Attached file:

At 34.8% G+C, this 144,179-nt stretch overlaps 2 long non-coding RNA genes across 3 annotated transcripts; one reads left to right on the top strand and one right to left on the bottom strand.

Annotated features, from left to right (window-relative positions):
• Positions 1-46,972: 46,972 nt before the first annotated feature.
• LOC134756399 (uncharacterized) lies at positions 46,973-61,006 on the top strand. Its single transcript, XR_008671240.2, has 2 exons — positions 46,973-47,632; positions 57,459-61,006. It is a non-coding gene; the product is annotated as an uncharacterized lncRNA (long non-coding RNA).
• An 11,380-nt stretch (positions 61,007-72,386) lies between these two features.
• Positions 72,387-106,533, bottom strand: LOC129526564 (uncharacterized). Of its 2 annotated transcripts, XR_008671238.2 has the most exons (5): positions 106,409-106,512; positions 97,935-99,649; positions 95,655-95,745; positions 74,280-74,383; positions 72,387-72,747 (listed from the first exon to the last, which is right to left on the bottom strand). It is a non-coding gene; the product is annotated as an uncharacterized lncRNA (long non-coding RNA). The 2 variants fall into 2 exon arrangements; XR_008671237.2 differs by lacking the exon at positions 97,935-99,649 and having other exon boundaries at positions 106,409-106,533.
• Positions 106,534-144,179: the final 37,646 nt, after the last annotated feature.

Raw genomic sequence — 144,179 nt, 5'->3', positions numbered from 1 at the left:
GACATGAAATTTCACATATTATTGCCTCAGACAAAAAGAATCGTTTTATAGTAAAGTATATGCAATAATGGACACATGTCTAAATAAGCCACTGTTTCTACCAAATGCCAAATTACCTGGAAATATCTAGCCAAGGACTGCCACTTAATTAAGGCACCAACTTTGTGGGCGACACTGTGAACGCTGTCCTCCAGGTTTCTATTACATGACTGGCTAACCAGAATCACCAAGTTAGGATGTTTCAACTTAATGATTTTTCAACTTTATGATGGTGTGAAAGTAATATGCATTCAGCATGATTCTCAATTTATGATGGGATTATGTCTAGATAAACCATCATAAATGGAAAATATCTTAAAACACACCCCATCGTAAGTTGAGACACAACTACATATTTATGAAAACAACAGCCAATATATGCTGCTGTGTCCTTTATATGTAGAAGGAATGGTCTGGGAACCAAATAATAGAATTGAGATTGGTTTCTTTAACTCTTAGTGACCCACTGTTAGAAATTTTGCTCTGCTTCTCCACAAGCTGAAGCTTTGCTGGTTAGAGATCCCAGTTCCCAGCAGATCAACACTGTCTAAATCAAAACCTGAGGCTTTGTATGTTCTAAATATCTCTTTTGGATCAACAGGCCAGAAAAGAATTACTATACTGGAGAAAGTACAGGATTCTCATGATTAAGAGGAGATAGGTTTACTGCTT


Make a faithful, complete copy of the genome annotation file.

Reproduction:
At 34.8% G+C, this 144,179-nt stretch overlaps 2 long non-coding RNA genes across 3 annotated transcripts; one reads left to right on the top strand and one right to left on the bottom strand.

Annotated features, from left to right (window-relative positions):
• Positions 1-46,972: 46,972 nt before the first annotated feature.
• LOC134756399 (uncharacterized) lies at positions 46,973-61,006 on the top strand. Its single transcript, XR_008671240.2, has 2 exons — positions 46,973-47,632; positions 57,459-61,006. It is a non-coding gene; the product is annotated as an uncharacterized lncRNA (long non-coding RNA).
• An 11,380-nt stretch (positions 61,007-72,386) lies between these two features.
• Positions 72,387-106,533, bottom strand: LOC129526564 (uncharacterized). Of its 2 annotated transcripts, XR_008671238.2 has the most exons (5): positions 106,409-106,512; positions 97,935-99,649; positions 95,655-95,745; positions 74,280-74,383; positions 72,387-72,747 (listed from the first exon to the last, which is right to left on the bottom strand). It is a non-coding gene; the product is annotated as an uncharacterized lncRNA (long non-coding RNA). The 2 variants fall into 2 exon arrangements; XR_008671237.2 differs by lacking the exon at positions 97,935-99,649 and having other exon boundaries at positions 106,409-106,533.
• Positions 106,534-144,179: the final 37,646 nt, after the last annotated feature.

Raw genomic sequence — 144,179 nt, 5'->3', positions numbered from 1 at the left:
GACATGAAATTTCACATATTATTGCCTCAGACAAAAAGAATCGTTTTATAGTAAAGTATATGCAATAATGGACACATGTCTAAATAAGCCACTGTTTCTACCAAATGCCAAATTACCTGGAAATATCTAGCCAAGGACTGCCACTTAATTAAGGCACCAACTTTGTGGGCGACACTGTGAACGCTGTCCTCCAGGTTTCTATTACATGACTGGCTAACCAGAATCACCAAGTTAGGATGTTTCAACTTAATGATTTTTCAACTTTATGATGGTGTGAAAGTAATATGCATTCAGCATGATTCTCAATTTATGATGGGATTATGTCTAGATAAACCATCATAAATGGAAAATATCTTAAAACACACCCCATCGTAAGTTGAGACACAACTACATATTTATGAAAACAACAGCCAATATATGCTGCTGTGTCCTTTATATGTAGAAGGAATGGTCTGGGAACCAAATAATAGAATTGAGATTGGTTTCTTTAACTCTTAGTGACCCACTGTTAGAAATTTTGCTCTGCTTCTCCACAAGCTGAAGCTTTGCTGGTTAGAGATCCCAGTTCCCAGCAGATCAACACTGTCTAAATCAAAACCTGAGGCTTTGTATGTTCTAAATATCTCTTTTGGATCAACAGGCCAGAAAAGAATTACTATACTGGAGAAAGTACAGGATTCTCATGATTAAGAGGAGATAGGTTTACTGCTT